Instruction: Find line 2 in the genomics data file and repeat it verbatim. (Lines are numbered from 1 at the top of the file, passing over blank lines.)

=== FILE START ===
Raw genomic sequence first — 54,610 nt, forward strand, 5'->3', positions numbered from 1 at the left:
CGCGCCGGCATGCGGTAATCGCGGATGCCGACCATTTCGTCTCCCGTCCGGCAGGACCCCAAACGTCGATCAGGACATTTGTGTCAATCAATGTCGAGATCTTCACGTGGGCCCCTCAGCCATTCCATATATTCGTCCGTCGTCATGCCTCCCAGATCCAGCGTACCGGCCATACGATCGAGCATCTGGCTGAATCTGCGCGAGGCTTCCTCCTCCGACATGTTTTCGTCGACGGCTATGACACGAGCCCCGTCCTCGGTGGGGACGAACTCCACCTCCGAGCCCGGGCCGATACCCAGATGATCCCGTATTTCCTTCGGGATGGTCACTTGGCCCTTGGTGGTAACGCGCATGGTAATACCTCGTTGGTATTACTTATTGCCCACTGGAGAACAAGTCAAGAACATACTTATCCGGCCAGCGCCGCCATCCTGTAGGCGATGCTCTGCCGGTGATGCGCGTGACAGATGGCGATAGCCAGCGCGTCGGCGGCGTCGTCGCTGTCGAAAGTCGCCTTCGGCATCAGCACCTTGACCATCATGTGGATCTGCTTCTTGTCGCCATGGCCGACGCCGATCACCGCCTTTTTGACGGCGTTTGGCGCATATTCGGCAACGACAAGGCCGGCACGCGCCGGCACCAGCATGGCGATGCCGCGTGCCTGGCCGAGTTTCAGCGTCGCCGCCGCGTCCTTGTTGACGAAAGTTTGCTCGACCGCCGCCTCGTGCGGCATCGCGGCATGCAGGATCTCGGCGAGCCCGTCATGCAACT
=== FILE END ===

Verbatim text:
CGCGCCGGCATGCGGTAATCGCGGATGCCGACCATTTCGTCTCCCGTCCGGCAGGACCCCAAACGTCGATCAGGACATTTGTGTCAATCAATGTCGAGATCTTCACGTGGGCCCCTCAGCCATTCCATATATTCGTCCGTCGTCATGCCTCCCAGATCCAGCGTACCGGCCATACGATCGAGCATCTGGCTGAATCTGCGCGAGGCTTCCTCCTCCGACATGTTTTCGTCGACGGCTATGACACGAGCCCCGTCCTCGGTGGGGACGAACTCCACCTCCGAGCCCGGGCCGATACCCAGATGATCCCGTATTTCCTTCGGGATGGTCACTTGGCCCTTGGTGGTAACGCGCATGGTAATACCTCGTTGGTATTACTTATTGCCCACTGGAGAACAAGTCAAGAACATACTTATCCGGCCAGCGCCGCCATCCTGTAGGCGATGCTCTGCCGGTGATGCGCGTGACAGATGGCGATAGCCAGCGCGTCGGCGGCGTCGTCGCTGTCGAAAGTCGCCTTCGGCATCAGCACCTTGACCATCATGTGGATCTGCTTCTTGTCGCCATGGCCGACGCCGATCACCGCCTTTTTGACGGCGTTTGGCGCATATTCGGCAACGACAAGGCCGGCACGCGCCGGCACCAGCATGGCGATGCCGCGTGCCTGGCCGAGTTTCAGCGTCGCCGCCGCGTCCTTGTTGACGAAAGTTTGCTCGACCGCCGCCTCGTGCGGCATCGCGGCATGCAGGATCTCGGCGAGCCCGTCATGCAACT